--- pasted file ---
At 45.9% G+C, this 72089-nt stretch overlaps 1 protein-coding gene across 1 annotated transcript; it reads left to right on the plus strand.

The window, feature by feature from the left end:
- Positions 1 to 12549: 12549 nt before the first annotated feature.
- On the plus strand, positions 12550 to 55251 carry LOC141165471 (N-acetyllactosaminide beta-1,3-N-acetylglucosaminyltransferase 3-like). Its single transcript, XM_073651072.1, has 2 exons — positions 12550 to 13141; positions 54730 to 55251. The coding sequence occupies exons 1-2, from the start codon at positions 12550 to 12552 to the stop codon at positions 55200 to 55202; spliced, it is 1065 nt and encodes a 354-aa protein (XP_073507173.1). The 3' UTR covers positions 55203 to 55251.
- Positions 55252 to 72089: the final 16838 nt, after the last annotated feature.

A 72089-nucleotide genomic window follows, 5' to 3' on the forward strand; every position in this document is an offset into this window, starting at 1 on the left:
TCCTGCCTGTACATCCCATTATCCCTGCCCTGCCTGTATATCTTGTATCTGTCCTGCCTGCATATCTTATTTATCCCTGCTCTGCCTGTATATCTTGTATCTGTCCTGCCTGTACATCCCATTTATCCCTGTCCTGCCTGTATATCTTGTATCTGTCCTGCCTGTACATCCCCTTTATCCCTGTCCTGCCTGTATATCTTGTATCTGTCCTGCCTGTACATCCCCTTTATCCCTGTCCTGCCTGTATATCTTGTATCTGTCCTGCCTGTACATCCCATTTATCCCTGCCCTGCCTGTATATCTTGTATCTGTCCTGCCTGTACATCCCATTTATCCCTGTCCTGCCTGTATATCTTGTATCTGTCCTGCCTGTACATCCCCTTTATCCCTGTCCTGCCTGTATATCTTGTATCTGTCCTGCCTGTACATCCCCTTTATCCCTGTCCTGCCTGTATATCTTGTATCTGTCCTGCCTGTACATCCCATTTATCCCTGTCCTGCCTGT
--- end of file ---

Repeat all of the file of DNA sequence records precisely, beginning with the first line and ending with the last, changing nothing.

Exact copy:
At 45.9% G+C, this 72089-nt stretch overlaps 1 protein-coding gene across 1 annotated transcript; it reads left to right on the plus strand.

The window, feature by feature from the left end:
- Positions 1 to 12549: 12549 nt before the first annotated feature.
- On the plus strand, positions 12550 to 55251 carry LOC141165471 (N-acetyllactosaminide beta-1,3-N-acetylglucosaminyltransferase 3-like). Its single transcript, XM_073651072.1, has 2 exons — positions 12550 to 13141; positions 54730 to 55251. The coding sequence occupies exons 1-2, from the start codon at positions 12550 to 12552 to the stop codon at positions 55200 to 55202; spliced, it is 1065 nt and encodes a 354-aa protein (XP_073507173.1). The 3' UTR covers positions 55203 to 55251.
- Positions 55252 to 72089: the final 16838 nt, after the last annotated feature.

A 72089-nucleotide genomic window follows, 5' to 3' on the forward strand; every position in this document is an offset into this window, starting at 1 on the left:
TCCTGCCTGTACATCCCATTATCCCTGCCCTGCCTGTATATCTTGTATCTGTCCTGCCTGCATATCTTATTTATCCCTGCTCTGCCTGTATATCTTGTATCTGTCCTGCCTGTACATCCCATTTATCCCTGTCCTGCCTGTATATCTTGTATCTGTCCTGCCTGTACATCCCCTTTATCCCTGTCCTGCCTGTATATCTTGTATCTGTCCTGCCTGTACATCCCCTTTATCCCTGTCCTGCCTGTATATCTTGTATCTGTCCTGCCTGTACATCCCATTTATCCCTGCCCTGCCTGTATATCTTGTATCTGTCCTGCCTGTACATCCCATTTATCCCTGTCCTGCCTGTATATCTTGTATCTGTCCTGCCTGTACATCCCCTTTATCCCTGTCCTGCCTGTATATCTTGTATCTGTCCTGCCTGTACATCCCCTTTATCCCTGTCCTGCCTGTATATCTTGTATCTGTCCTGCCTGTACATCCCATTTATCCCTGTCCTGCCTGT